The International Federation of Red Cross and Red Crescent Societies at its General Assembly in 1999 set its own objectives for the first part of the current millennium.
These are contained within our Strategy 2010 and in large measure reflect many of the aspirations expressed in the Millennium Declaration and its accompanying Development Goals. 181 Red Cross and Red Crescent Societies around the world, working as auxiliaries to their respective governments, be they donor or recipient, carry out core programs and activities that contribute to achieving the MDGs.
This is often most effectively done by providing essential community-based contributions to disaster preparation and response, health and social care, the dissemination of humanitarian values, and longer term development.
The International Federation of Red Cross and Red Crescent Societies has for many years promoted and acted on the belief that humanitarian activities are not and should not be divorced from those of development but that they are integrated links in a continuum of support to vulnerable populations.
In recognition of this, we have shifted our focus from relief activities to a balance of relief and development work. We have invested human and material resources into solid local capacity-building, ensuring that what starts as a relief operation plants the seeds of sustainable development.
The Red Cross and Red Crescent Movement sees government and donor acceptance and financial support of this continuum as essential to achieving its own goals and contributing to those of the Millennium Declaration.
The International Federation of Red Cross and Red Crescent Societies, both through the fund-raising by its national members within their countries and internationally through its Secretariat in Geneva, links the humanitarian with the developmental.
It appeals annually for long-term development funding and through Emergency Appeals for humanitarian disasters. This covers a spectrum of challenges well articulated within the MDGs: HIV/AIDS, malaria, disaster preparedness and risk mitigation, and both sudden and slow-onset disasters, such as the Indian Ocean Earthquake and Tsunami and the food insecurity, drought and population movements in Africa.
We continue to urge governments to support and partner with their national Red Cross and Red Crescent Societies in both the humanitarian and development fields, to reinforce risk mitigation and disaster preparedness as means of ensuring better resistance to disaster and disease.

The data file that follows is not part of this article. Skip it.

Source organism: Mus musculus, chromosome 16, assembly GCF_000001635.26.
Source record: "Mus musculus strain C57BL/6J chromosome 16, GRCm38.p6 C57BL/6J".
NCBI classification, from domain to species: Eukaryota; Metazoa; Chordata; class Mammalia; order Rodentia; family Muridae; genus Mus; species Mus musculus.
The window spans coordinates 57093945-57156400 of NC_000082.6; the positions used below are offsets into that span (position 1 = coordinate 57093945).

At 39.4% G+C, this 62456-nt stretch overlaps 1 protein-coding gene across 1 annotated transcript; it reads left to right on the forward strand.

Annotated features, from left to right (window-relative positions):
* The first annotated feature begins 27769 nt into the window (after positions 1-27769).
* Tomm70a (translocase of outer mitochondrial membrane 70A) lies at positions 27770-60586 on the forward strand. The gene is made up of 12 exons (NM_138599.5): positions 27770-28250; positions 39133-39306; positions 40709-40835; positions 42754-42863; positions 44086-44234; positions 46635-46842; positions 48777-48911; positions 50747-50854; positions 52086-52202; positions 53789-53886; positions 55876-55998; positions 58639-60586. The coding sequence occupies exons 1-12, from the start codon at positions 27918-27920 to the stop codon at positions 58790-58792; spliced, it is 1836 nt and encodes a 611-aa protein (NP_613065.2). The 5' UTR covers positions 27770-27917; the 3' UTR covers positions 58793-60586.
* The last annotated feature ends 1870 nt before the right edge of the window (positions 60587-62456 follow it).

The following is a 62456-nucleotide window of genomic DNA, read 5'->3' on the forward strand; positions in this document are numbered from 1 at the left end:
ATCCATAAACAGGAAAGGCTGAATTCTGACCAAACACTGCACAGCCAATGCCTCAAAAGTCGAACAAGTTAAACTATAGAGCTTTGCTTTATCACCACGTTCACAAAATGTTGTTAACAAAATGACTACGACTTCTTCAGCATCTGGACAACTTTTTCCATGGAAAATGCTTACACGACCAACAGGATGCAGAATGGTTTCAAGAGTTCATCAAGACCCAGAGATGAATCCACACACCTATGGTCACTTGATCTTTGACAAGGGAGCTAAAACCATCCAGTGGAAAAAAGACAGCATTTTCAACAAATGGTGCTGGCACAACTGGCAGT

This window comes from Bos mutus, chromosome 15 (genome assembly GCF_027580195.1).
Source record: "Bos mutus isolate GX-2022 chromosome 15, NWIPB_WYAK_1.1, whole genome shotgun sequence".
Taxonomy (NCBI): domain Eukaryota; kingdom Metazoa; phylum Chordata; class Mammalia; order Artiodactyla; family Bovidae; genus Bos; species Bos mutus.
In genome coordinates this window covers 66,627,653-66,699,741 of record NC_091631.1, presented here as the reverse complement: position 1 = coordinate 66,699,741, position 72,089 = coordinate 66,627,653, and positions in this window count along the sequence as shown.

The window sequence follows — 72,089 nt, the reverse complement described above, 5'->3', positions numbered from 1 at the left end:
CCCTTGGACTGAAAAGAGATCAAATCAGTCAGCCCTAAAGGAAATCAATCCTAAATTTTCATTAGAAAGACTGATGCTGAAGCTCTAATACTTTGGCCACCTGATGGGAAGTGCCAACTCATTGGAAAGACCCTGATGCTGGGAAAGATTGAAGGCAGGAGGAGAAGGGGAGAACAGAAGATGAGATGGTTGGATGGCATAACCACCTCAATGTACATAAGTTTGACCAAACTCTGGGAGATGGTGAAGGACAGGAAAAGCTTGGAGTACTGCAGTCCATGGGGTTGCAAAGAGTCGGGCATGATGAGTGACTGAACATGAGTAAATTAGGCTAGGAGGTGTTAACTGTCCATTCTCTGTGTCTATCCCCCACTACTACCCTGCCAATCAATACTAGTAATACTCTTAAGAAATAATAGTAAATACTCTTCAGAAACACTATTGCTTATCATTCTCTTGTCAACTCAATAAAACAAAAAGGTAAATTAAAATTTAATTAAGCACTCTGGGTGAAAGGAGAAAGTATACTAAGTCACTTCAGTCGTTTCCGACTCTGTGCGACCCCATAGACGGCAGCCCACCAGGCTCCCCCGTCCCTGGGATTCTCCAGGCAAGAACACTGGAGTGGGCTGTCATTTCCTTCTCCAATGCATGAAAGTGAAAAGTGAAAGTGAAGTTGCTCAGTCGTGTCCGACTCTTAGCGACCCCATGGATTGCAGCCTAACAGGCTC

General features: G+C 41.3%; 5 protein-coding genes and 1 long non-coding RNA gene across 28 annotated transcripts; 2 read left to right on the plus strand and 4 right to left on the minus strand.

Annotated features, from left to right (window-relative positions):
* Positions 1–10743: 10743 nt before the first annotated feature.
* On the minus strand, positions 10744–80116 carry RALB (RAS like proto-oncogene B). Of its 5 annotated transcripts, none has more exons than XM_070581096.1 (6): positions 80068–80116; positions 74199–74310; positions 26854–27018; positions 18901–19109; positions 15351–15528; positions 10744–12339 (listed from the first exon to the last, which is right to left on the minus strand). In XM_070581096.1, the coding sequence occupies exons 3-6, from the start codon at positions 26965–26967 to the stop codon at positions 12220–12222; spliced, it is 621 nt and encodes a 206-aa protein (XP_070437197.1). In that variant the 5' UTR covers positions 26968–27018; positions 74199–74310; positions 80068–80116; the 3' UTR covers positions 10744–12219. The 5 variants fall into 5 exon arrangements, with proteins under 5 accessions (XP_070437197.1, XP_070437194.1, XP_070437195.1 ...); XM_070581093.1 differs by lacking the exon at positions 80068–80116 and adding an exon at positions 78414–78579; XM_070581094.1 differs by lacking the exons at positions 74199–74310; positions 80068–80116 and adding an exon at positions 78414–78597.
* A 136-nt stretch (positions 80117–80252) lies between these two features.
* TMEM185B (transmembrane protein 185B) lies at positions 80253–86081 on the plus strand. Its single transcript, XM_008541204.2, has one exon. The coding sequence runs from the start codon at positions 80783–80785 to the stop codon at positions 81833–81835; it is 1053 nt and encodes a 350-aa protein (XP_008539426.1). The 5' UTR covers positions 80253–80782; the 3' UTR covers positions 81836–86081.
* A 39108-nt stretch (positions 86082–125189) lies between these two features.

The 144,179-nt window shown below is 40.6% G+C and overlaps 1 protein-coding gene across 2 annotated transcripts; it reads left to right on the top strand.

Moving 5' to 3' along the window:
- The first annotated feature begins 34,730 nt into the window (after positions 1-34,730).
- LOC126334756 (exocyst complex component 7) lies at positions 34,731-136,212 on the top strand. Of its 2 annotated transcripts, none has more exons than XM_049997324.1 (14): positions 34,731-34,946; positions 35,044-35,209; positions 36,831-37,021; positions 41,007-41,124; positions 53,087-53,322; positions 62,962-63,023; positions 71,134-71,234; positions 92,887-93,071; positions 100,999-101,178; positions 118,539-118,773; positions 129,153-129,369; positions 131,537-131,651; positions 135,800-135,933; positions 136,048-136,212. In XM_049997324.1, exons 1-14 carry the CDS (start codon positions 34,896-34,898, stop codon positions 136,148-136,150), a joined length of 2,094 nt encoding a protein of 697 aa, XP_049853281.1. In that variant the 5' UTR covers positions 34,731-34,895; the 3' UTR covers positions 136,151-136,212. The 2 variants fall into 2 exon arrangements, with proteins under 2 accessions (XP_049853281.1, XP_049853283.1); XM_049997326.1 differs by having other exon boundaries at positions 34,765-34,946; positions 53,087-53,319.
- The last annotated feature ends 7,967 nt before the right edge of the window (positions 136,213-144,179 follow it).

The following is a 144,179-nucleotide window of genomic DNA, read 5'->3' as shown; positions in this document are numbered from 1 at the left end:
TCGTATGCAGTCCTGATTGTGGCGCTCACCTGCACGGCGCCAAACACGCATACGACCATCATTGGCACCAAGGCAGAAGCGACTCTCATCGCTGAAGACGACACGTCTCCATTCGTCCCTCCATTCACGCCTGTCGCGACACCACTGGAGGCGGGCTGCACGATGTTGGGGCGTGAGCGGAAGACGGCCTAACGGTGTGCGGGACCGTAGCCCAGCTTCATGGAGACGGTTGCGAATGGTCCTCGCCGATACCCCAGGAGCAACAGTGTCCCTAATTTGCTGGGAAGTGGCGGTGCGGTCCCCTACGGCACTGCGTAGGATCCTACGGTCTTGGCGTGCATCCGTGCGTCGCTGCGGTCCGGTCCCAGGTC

This will directly contribute to recovery and empower communities to engage in development with dignity. We firmly believe that a critical component to sustainable development is the involvement of civil society in the design and implementation of programs aimed at fulfilling their needs and desires.
Year after year, disaster after disaster, we have insisted that proper financing should apply to all disaster preparedness measures.
The Indian Ocean Earthquake and Tsunami is only the most recent, if most dramatic reminder, that we could have avoided the tragic human toll and suffering by investing more in disaster preparedness and advanced protective measures.
By sparing millions of dollars in disaster preparedness, we are now spending billions to mitigate damages that could otherwise have been prevented.
Disaster preparedness and risk reduction are integral to national development plans and are fully worthy of the same financial support that often comes during response to sudden onset emergencies.
The unprecedented response of the general public, governments, and the corporate sector to the Tsunami tragedy demonstrates that the will is there and that we have reached a turning point in how we address this paradigm. Now we have a chance to reverse the old practice of acting after a disaster has stricken.
Of the 25 major humanitarian disasters and challenges today, only the Indian Ocean Earthquake and Tsunami is well-funded. We can do more for the forgotten 24 other humanitarian disasters which did not get the same level of attention.
Financing the creation of a "culture of prevention" will not only lead to a major improvement of the lives of millions, but will also provide a unique opportunity to link and build an effective combination of recovery and long-term development.
It is the stated intention of the International Federation of Red Cross and Red Crescent Societies to justify the trust and responsibility given to it through this funding to contribute to that dynamic and address the underpinning curse of poverty.